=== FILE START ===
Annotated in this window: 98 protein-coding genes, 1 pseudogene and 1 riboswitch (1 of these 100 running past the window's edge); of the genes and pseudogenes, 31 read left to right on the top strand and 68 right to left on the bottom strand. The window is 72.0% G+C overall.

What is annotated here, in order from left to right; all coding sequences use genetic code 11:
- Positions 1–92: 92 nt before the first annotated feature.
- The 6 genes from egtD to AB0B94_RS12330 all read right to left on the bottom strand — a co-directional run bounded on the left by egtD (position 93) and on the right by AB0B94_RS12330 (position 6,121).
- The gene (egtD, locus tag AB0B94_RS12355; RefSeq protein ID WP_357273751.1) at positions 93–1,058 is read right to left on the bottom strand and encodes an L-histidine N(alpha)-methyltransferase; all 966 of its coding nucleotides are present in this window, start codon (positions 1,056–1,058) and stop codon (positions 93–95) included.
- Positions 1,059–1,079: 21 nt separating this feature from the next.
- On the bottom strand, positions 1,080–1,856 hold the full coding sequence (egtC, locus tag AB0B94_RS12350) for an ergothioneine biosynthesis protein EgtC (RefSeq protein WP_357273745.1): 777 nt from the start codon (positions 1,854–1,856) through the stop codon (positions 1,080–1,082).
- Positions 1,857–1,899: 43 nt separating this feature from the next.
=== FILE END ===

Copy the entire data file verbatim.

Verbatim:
Annotated in this window: 98 protein-coding genes, 1 pseudogene and 1 riboswitch (1 of these 100 running past the window's edge); of the genes and pseudogenes, 31 read left to right on the top strand and 68 right to left on the bottom strand. The window is 72.0% G+C overall.

What is annotated here, in order from left to right; all coding sequences use genetic code 11:
- Positions 1–92: 92 nt before the first annotated feature.
- The 6 genes from egtD to AB0B94_RS12330 all read right to left on the bottom strand — a co-directional run bounded on the left by egtD (position 93) and on the right by AB0B94_RS12330 (position 6,121).
- The gene (egtD, locus tag AB0B94_RS12355; RefSeq protein ID WP_357273751.1) at positions 93–1,058 is read right to left on the bottom strand and encodes an L-histidine N(alpha)-methyltransferase; all 966 of its coding nucleotides are present in this window, start codon (positions 1,056–1,058) and stop codon (positions 93–95) included.
- Positions 1,059–1,079: 21 nt separating this feature from the next.
- On the bottom strand, positions 1,080–1,856 hold the full coding sequence (egtC, locus tag AB0B94_RS12350) for an ergothioneine biosynthesis protein EgtC (RefSeq protein WP_357273745.1): 777 nt from the start codon (positions 1,854–1,856) through the stop codon (positions 1,080–1,082).
- Positions 1,857–1,899: 43 nt separating this feature from the next.